This beloved story sees DC’s premiere teen super team brought to the edge of defeat when one of their own, new member Terra, is revealed to be an ally of the villain Deathstroke and betrays the team. Deathstroke has long been a thorn in the Titans’ collective side, but this memorable story is still regarded as Deathstroke’s most brutal. In addition, the storyline also fills readers on on Deathstroke’s origins, and also features Dick Grayson’s first appearance as Nightwing. Being a teenager is hard, but this story demonstrates that not even teen superheroes have it easy.
#8: “JLA: Rock of Ages” (1997-98)
Perhaps the most critically acclaimed storyline from Grant Morrison’s tour of duty as writer on JLA, this tale sees the league encountering the New Gods and butting heads with Lex Luthor and Darkseid, in an adventure through time and space. Eventually Aquaman, Green Lantern and The Flash find themselves transported to a dark future in which Darkseid’s control of the planet is absolute , leading to one of the toughest battles in the League’s history. It may be a lot to wrap your head around, but this mind-bending story is undoubtedly one of the League’s most interesting and original adventures.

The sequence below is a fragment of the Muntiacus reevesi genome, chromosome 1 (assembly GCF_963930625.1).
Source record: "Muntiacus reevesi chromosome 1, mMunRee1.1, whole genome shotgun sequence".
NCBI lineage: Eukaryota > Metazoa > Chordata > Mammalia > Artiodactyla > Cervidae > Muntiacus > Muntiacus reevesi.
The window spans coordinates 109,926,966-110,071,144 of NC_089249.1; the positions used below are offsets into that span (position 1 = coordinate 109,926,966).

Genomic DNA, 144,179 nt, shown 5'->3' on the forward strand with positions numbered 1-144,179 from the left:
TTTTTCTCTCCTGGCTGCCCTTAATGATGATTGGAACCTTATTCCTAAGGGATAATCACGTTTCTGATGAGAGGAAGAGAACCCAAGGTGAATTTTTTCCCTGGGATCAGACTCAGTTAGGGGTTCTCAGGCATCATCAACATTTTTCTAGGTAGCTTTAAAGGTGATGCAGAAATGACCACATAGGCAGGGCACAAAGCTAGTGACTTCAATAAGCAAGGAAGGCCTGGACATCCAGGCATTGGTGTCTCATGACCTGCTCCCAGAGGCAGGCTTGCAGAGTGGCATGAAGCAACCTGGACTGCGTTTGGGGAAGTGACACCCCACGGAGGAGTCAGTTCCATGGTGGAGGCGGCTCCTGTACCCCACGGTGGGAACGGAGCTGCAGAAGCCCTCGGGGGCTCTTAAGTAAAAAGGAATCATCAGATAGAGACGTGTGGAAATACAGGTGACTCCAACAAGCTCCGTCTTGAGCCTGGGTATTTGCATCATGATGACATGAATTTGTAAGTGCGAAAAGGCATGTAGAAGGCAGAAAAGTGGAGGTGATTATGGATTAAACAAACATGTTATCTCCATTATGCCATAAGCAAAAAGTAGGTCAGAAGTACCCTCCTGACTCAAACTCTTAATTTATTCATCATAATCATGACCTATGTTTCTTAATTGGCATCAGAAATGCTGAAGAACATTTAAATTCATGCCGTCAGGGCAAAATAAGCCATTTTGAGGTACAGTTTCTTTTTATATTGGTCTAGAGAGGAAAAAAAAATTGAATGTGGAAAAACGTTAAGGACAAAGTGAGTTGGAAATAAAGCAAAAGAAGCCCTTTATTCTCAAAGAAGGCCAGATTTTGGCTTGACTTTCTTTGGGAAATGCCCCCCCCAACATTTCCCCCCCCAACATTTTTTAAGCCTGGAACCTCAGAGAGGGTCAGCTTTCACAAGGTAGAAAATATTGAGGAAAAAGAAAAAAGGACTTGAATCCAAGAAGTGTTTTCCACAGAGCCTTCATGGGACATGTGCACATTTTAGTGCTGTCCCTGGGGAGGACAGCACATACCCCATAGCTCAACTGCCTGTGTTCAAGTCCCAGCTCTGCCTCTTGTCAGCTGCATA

#7: “Batman: The Long Halloween” (1996-97)
The first of many Batman stories featured on our list, this limited series sees Batman, still relatively new to fighting crime as the Caped Crusader, trying to catch a serial killer who only strikes on holidays while simultaneously averting a gang-war between Gotham’s organized crime families. Heavily inspired by “The Godfather” and other classic crime films, this acclaimed storyline injects the Batman mythos with a heavy dose of Noir atmosphere, and introduces new versions of Batman’s greatest foes including Catwoman, Joker, Two-Face, Poison Ivy and many others. Jeff Loeb’s brilliant tale was also cited as a major influence on the first two films in Christopher Nolan’s “Dark Knight” trilogy.